Developer: Alfa System
Release Date: March 3, 2009
Sega's Phantasy Star series has had a pretty interesting history. Premiering on the Sega Master System, the first game was an RPG set in a sci-fi world where the universe's fate depended on the actions of a party consisting of beings, each of a different species. With a story that was deeply engaging and emotional, Master System owners proudly flaunted it over their NES brethren, since it was something that no game on the competing system ever had. When the Sega Genesis debuted, so did the sequel, which carried the same type of combat and story depth into the 16-bit era. The next two games after the 16-bit debut, Phantasy Star III and Phantasy Star IV, were equally as good and brought about multiple endings to the series as well as a sense of finality to the game.
While the series lay dormant during the Sega Saturn era, it came back for the Sega Dreamcast but in a completely different form. Phantasy Star Online was the first RPG from a Japanese company to take the game online. It also ditched the traditional turn-based system in favor of a real-time system, and it completely did away with most of the story from the franchise, choosing to only keep intact the sci-fi setting and the worlds from the series. The change was a polarizing one. Some fans loved the direction that the game was heading toward, while others hated it and wished that the game would go back to its roots. After a brief stint on the Nintendo GameCube and Xbox as well as a sequel appearing on the Xbox 360, PC and PlayStation 2, Phantasy Star Portable comes to the Sony PSP. The question for PSP owners is whether Sega's flagship RPG series fits in well with the other games on the system or feels out of place instead.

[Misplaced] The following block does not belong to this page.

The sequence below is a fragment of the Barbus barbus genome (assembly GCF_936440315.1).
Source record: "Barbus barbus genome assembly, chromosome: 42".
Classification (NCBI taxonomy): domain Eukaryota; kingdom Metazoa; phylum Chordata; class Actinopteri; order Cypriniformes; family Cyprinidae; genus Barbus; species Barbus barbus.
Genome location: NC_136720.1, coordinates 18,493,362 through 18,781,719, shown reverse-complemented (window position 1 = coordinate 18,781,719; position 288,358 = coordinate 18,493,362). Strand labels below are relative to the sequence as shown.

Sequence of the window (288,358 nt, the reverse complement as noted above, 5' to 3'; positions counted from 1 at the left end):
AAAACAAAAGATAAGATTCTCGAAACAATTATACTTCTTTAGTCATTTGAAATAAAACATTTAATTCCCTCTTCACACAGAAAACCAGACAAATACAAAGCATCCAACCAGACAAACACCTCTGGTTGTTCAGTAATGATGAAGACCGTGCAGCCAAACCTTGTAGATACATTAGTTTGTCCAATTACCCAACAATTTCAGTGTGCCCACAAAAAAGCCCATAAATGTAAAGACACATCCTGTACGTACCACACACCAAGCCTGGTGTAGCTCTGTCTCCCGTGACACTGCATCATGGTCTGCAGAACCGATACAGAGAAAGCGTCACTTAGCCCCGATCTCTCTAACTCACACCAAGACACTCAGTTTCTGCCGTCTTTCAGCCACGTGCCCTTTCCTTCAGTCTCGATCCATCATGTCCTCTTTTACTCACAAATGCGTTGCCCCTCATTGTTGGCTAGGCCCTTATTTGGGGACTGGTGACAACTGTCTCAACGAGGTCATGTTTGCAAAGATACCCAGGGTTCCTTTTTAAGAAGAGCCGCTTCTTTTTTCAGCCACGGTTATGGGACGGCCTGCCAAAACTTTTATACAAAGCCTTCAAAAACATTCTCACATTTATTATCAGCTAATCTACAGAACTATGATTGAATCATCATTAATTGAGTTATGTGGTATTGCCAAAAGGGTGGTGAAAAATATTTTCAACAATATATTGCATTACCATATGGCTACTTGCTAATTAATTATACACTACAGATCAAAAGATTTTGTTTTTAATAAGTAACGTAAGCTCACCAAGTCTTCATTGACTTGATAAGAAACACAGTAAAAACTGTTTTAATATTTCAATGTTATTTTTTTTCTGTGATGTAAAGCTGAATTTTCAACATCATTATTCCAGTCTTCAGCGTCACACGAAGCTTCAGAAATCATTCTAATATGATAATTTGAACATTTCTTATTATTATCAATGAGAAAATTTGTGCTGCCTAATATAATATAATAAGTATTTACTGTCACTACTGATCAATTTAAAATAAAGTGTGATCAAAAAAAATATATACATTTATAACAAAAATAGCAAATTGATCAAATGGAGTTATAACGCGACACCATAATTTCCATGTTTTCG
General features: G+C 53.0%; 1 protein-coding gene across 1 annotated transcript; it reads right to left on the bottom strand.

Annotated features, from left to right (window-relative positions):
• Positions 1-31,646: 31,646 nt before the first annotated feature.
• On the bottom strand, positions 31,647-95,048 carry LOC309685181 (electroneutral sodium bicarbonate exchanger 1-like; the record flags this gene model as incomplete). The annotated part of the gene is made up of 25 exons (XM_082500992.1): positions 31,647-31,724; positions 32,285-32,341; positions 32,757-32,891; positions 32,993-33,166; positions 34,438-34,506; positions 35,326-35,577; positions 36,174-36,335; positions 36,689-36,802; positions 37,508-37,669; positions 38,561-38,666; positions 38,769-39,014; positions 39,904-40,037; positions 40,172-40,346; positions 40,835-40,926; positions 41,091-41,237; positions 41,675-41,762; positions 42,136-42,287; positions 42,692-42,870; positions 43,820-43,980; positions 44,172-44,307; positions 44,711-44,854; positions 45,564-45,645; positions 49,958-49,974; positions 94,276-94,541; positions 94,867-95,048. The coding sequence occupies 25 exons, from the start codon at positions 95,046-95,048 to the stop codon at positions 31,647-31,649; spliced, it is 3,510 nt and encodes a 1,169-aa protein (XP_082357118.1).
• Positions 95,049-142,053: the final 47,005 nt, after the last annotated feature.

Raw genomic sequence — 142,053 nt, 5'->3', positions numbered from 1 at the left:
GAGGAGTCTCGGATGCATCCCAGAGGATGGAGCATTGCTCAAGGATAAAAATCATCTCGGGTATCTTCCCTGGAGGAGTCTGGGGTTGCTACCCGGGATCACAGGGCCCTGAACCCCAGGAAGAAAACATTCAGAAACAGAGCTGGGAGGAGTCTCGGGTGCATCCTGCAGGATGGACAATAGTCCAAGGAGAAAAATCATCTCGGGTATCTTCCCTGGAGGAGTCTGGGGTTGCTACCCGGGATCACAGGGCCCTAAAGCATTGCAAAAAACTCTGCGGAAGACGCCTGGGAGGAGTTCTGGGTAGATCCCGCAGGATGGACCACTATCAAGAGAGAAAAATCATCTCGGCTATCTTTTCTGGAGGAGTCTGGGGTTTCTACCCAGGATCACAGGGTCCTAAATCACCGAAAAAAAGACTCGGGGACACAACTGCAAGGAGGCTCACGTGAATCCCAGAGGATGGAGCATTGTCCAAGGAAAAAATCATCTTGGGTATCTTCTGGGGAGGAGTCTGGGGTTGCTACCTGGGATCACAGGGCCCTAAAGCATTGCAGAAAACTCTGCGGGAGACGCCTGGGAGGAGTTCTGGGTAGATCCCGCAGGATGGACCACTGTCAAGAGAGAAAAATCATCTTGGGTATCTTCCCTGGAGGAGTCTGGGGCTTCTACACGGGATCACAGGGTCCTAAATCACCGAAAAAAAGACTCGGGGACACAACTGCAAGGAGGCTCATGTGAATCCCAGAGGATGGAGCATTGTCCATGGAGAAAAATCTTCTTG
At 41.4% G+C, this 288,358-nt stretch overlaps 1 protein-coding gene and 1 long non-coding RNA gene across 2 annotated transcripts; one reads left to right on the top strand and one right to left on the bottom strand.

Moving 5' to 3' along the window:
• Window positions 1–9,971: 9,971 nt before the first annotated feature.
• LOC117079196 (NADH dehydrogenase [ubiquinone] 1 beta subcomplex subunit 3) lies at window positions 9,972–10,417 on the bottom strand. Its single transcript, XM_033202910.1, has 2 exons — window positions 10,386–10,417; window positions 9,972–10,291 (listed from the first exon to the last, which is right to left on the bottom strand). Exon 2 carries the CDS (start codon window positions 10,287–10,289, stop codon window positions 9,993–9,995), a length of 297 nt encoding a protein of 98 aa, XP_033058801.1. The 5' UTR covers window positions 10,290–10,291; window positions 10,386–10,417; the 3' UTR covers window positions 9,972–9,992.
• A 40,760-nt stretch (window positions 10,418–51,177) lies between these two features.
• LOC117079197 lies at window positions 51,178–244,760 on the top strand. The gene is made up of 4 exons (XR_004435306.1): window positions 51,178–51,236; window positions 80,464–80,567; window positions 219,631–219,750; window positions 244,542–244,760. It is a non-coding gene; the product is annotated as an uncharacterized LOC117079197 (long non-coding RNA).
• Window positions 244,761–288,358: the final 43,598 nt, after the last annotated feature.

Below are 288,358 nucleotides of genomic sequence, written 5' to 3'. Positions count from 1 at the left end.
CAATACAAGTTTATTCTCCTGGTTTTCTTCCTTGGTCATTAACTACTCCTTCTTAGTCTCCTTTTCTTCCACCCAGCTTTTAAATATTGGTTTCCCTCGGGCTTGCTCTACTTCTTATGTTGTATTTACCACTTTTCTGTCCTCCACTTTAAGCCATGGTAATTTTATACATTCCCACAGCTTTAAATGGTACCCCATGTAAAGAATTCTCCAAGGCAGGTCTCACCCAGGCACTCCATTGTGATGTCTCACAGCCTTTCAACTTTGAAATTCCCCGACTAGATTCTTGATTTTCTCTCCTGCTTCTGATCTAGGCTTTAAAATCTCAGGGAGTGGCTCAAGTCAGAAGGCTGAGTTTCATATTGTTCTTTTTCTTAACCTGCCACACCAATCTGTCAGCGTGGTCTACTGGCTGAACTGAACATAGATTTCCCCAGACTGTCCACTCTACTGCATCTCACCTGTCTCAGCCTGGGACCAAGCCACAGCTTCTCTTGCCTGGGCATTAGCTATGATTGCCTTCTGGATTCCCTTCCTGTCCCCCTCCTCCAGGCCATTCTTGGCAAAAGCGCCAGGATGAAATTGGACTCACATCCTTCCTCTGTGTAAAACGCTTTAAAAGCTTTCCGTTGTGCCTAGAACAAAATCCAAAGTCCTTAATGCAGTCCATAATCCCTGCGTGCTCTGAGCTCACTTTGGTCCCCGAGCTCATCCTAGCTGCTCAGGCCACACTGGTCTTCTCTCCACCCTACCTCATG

Phantasy Star Portable is a direct sequel of both Phantasy Star Universe and Phantasy Star Universe: Ambition of the Illuminus. You play a recent graduate of the Guardians, a group of peacekeepers for the Gurhal System. On your initial mission, you get partnered up with the latest CAST (android) model named Vivienne and must investigate a disturbance in a fully automated plant, where the machines have gone out of control. By the end of the mission, you discover that this may have been the work of terrorists that are using biological weaponry, much like the SEED threat of the previous games. Your overall mission is to stop the terrorists and wipe out the threat once and for all.
For those who have played the recent Phantasy Star titles, this will instantly feel familiar to you. If not, this will feel a bit different from the other Japanese RPGs on the system. Instead of being a turn-based affair, the game takes a real-time action stance. Enemies are automatically seen and combat happens just like any other third-person action game. The action takes place in various outdoor environments and futuristic dungeons separated by doors or gates. For comparison purposes, the game is a lot like the Monster Hunter games, where you go and complete various quests to help the story progress.
Phantasy Star Portable is more focused on action too, although you can ditch the side activities, such as learning how to cook, in order to put more emphasis on combat. There are some activities here, such as weapon crafting, but it is a more simplified affair. The title also features decent partner AI for your quests. It's nothing extraordinary, since they have a bad habit of not doing much in combat, but they also have good item management skills. More often than not, the AI was good enough to keep the user alive but not smart enough to immediately fight back when getting hit.